@fearofgod and @maxfieldla have teamed up on a pop-up installation. The store, located in the gallery space across from Maxfield’s Melrose Ave location, is the site of the brand’s House of God pop-up in which Fear of God founder @jerrylorenzo has created a church-inspired installation. A dozen vintage church pews sit in front of an LED screen playing 90s gospel singers in an effort to re-create an environment akin to a Southern Baptist Church, Lorenzo explained. Read more about the pop-up on WWD.com #wwdfashion (📷: Jennifer Johnson)
Known for his sleek, sophisticated American glamour, Norman Norell is the subject of an upcoming exhibition at @fitnyc. “Norell: Dean of American Fashion,” which runs from February 9 through April 14, will feature approximately 100 ensembles and accessories. His best work is exemplified by the designer’s glittering “mermaid” gowns frosted with thousands of hand-sewn sequins – like the one pictured. (📷: William Helburn) #wwdfashion
For pre-fall 2018, @balmain didn’t let go of the glitz. A crystal embroidered baseball jacket priced at around $40,000 hangs in the “couture” section of the brand’s first men’s pre-collection. Sporting the words “Balmain Army” across the back, the item took around two months to make. “When it was completed, it was like Christmas, it was like, ‘It’s done, it’s exactly what I wanted,’” said Balmain’s creative director @olivier_rousteing during a tour of the collection in a Paris showroom on Monday. #wwdfashion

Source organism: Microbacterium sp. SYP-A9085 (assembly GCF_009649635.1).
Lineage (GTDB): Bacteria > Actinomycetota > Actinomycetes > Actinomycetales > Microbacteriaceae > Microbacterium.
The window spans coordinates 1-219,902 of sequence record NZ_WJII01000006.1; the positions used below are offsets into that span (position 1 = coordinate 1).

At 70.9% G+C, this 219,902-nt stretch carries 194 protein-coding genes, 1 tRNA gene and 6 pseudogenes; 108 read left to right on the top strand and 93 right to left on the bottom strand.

Eighty degree temperatures and outdoor installations at the annual Art Basel Miami Beach called for bright, elevated beachwear. See more street style pictures on WWD.com. #theyarewearing #ABMB (📷: @lifeinreverie)
Following September’s emotional tribute to her brother Gianni, Donatella Versace wanted to bring the spring show’s deep sense of intimacy to her @versace_official pre-fall collection. Donatella found inspiration in Versace Palazzo in Milan and from Gianni’s opulent apartment. Archival patterns and new motifs were splashed on silk shirtdresses and fitted jersey frocks. See the rest of the photos on WWD.com. #wwdfashion
Demna Gvasalia continues to shake up the Paris fashion calendar — and experiment with new runway timetables for his @vetements_official brand. WWD has learned that Vetements plans to stage its next coed show for the fall 2018 season on January 19 during Men’s Fashion Week in the French capital. Details about the timing and venue have not been confirmed — stay tuned on WWD.com to catch the latest. #wwdnews (📷: @giovanni_giannoni_photo)
@zacposen's go-to holiday gift? Cookies! "I'll usually bake cookies and send them as a gift," said the designer, who recently released his cookbook "Cooking With Zac: Recipes from Rustic to Refined." Get the recipe for his Brown Butter-Chocolate Chip Cookies via link in bio 🍪🍪🍪 #wwdeye #cookingwithzac
For @monsemaison’s pre-fall 2018 collection, Fernando Garcia and Laura Kim honed in on the brand’s many signatures — men’s wear, which was tweaked and feminized through deconstruction, proportion play and lots of bare shoulders. See the rest of the photos on WWD.com #wwdfashion (📷: George Chinese)
On Friday night, @yohjiyamamotoofficial received the Design for Asia Lifetime Achievement Award in Hong Kong. The 75-year-old designer has been celebrated for many years and is best known for his dark and avant-garde tailoring. “In my long career, in design, architecture, [I’ve been to] so many parties, this is the very first time that I have such a warm feeling, I really appreciate this,” Yamamoto said. #wwdfashion (📷: @dominiquemaitre)